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Frameworks and encapsulation

An intriguing area for me. Being a programmer from a fundamentally "procedural" background, OOP isn't exactly second nature. That said, I find myself becoming increasingly drawn to it, as I read more, look at more code, and so forth. I'm starting to "get it" I think! When developing or retro-fitting Notes applications, I'm at the stage where the same old things go in, at least to start. Some kind of "All documents" view. A system for configuring the database(s) and looking-up parameter values. Basic workflow engines. All the same stuff, with just a few tweaks here and there. Where is this leading? Well, I'm getting to the stage where I have enough of an idea of what it is I'm trying to achieve that a "framework" makes sense. By this, I mean a transferrable system that can work for me again and again. Instead of just doing File / Database / New and relying on muscle memory to get the work done thus:

	Set db = session.CurrentDatabase
	Set dc = dc.UnprocessedDocuments
	Set doc = dc.GetFirstDocument

	While Not(doc Is Nothing)
		…

.. or hammering away at form design, outlines, and so on, I usually find myself breaking out the pencil and paper, and this has been the case for several months now. It usually comes down to designing an application — or process — -specific model that extends an established framework of classes and functions allowing the kinds of processes alluded to above.

In designing the new model, we need to decide what objects we need: what do they need to know? What do they need to know about each other? It's important to state that all of these objects are business objects. They have nothing to do with the Domino object model as such. Instead of focussing on implementation right from the off, we look at the business problem and how to solve it: encapsulation is super!

I'd say that articles like Business domain-driven Java class hierarchies for Domino over at the Lotus Developer Domain (or developerWorks: Lotus, or whatever it's called now) are extremely timely, and I urge any Domino developers out there who haven't looked at this stuff to get in there. It's fun, and sets you up well for any move you may have to make, be it to Java or something else.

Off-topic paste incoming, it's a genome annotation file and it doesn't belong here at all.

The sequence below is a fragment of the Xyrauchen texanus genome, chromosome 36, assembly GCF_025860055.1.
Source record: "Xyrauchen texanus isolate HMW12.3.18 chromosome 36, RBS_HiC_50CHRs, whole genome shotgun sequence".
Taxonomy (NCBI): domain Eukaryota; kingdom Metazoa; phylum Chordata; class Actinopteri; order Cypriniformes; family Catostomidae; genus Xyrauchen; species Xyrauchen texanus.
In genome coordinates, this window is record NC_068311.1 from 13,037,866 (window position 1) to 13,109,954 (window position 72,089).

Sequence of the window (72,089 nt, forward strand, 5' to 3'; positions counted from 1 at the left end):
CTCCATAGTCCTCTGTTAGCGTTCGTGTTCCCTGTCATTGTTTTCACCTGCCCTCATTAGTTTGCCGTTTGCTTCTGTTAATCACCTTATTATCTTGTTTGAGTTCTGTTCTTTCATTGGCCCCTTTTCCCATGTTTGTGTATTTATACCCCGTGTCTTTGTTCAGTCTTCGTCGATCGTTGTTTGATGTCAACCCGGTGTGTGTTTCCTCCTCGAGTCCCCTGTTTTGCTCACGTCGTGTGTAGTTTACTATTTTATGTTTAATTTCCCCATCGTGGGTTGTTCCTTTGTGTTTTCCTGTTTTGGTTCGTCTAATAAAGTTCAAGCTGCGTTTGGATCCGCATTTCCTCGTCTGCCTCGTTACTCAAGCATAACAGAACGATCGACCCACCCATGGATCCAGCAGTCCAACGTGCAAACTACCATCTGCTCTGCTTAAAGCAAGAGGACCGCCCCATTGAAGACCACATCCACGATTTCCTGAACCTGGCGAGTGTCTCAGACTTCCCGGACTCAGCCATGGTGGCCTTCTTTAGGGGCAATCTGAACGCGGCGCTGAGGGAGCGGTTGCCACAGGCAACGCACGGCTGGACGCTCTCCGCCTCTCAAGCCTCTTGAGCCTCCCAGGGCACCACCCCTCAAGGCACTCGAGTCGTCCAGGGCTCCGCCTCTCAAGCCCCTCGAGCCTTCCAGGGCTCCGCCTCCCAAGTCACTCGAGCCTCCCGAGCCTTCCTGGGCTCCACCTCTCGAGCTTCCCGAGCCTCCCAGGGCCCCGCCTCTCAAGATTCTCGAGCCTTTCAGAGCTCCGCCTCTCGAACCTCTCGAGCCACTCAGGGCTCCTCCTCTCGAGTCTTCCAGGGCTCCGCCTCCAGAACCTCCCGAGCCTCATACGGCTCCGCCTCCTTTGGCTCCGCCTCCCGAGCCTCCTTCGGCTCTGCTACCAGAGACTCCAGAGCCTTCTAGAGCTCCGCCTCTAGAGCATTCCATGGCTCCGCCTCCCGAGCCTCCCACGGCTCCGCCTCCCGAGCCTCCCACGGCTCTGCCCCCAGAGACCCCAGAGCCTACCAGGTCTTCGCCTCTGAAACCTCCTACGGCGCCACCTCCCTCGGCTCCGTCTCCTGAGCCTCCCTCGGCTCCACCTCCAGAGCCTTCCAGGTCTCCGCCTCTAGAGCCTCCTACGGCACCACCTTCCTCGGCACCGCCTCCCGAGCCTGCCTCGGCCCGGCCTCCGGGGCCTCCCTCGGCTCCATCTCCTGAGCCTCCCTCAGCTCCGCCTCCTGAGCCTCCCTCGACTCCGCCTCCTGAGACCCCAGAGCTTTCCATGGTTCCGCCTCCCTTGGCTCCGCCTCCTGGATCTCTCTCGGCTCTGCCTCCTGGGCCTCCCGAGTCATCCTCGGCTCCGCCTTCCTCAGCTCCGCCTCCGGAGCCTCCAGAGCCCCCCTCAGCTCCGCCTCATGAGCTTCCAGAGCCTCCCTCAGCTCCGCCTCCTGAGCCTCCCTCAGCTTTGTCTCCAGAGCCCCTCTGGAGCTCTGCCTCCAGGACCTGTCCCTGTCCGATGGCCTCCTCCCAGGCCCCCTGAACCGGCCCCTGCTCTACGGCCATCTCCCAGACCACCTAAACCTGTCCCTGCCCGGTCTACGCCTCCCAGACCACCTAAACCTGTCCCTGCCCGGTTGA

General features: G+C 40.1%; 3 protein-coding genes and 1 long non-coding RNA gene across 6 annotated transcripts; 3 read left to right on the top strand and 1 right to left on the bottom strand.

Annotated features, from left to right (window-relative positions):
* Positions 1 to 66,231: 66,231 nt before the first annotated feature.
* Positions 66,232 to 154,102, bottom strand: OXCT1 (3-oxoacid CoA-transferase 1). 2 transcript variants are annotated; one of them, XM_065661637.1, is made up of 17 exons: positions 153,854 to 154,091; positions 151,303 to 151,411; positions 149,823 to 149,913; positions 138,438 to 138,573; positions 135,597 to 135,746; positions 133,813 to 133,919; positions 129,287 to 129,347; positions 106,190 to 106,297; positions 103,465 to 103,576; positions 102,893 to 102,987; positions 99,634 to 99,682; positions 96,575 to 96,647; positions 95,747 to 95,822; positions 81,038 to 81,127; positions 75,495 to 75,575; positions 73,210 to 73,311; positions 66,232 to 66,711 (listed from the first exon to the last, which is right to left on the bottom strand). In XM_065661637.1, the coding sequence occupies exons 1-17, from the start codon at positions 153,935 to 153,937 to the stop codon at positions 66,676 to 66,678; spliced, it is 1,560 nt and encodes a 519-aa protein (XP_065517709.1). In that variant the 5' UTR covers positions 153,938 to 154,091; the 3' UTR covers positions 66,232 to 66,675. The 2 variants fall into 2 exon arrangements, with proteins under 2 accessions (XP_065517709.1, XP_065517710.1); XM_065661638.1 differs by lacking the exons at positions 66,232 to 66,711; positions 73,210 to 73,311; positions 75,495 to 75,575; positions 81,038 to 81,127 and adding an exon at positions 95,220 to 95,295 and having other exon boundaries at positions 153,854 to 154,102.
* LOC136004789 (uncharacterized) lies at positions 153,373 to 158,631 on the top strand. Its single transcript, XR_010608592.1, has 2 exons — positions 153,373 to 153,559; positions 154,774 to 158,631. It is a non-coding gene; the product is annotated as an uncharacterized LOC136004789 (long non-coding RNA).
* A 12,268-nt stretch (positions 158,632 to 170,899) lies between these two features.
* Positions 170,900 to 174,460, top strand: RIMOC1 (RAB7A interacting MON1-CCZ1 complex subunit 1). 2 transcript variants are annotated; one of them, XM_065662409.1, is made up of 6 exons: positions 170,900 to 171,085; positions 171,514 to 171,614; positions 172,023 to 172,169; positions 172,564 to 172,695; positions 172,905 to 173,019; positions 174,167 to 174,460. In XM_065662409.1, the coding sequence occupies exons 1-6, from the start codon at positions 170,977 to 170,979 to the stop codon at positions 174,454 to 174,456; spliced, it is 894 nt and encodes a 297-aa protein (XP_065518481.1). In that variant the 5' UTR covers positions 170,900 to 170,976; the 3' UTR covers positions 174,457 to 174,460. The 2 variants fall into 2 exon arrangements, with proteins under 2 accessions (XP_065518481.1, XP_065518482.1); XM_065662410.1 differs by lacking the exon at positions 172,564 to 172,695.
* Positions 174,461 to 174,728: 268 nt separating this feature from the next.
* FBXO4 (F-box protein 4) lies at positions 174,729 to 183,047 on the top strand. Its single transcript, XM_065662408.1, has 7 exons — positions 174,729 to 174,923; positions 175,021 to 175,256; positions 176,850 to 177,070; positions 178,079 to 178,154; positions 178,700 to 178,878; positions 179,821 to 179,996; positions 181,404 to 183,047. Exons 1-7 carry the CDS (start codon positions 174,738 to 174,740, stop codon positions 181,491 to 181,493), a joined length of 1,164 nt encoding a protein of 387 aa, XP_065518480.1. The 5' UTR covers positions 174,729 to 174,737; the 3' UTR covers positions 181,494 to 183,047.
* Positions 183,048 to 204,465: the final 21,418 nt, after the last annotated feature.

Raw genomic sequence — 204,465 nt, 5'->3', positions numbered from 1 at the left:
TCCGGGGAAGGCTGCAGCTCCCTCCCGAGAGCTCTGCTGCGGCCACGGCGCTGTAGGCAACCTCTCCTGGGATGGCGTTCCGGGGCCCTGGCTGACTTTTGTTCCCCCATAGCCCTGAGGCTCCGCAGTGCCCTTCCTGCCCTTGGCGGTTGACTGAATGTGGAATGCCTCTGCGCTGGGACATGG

So, here endeth the lesson ;-). Are you making this kind of transition? How are you finding it?

Comments

  1. I made the transition to OOP a few years ago when I did an open university course on Java. They recommended a particularly good, approachable book called "Object Orientated Programming in Java v2".
    We now use the OO techniques in our iDM product. Which is great -three guys, 30,000 lines of script, over 100+ libraries now. Its the only way that you can cope with that level of compexity.
    So - classes. Containing lists of classes. repeat. Enjoy!
    (Oh - and the next stage is dynamically loading lotusscript classes - instead of hardcoding them in with "use"..)
    ---* BillWild Bill#
  2. Rolling your own ClassLoader must be real fun though Bill! ;-)

    The biggest issue I have with doing lots of development like this in Notes is the IDE: we really need a class browser!!Ben Poole#
  3. Great post! I theoretically learned OOP in college, and thought I got it then, but it wasn't until after a few years of working with Java that I really began to "grok" it. I think the thing that really did it for me was paying attention to the design of the Java libraries and imitating them. Later on, I would say that the design of the Cocoa frameworks took me to an even more advanced level. It's funny--if you look at some of my later Java code for my former employer, it starts to look a lot more like Objective-C code (in the naming conventions used, the preference for factory methods over constructors, etc.).Buzz Andersen#
  4. great post ben!

    i like the point about business objects, that is so right on. i definitely didn't get the OOP thing until i started doing a lot of studying and coding in java. i thought i had the basic idea, but there was quite a lot i was missing. really, the lightbulb just went on for me very recently about encapsulation. all my java code was very procedural until about a month ago. i know i still have a lot to learn too.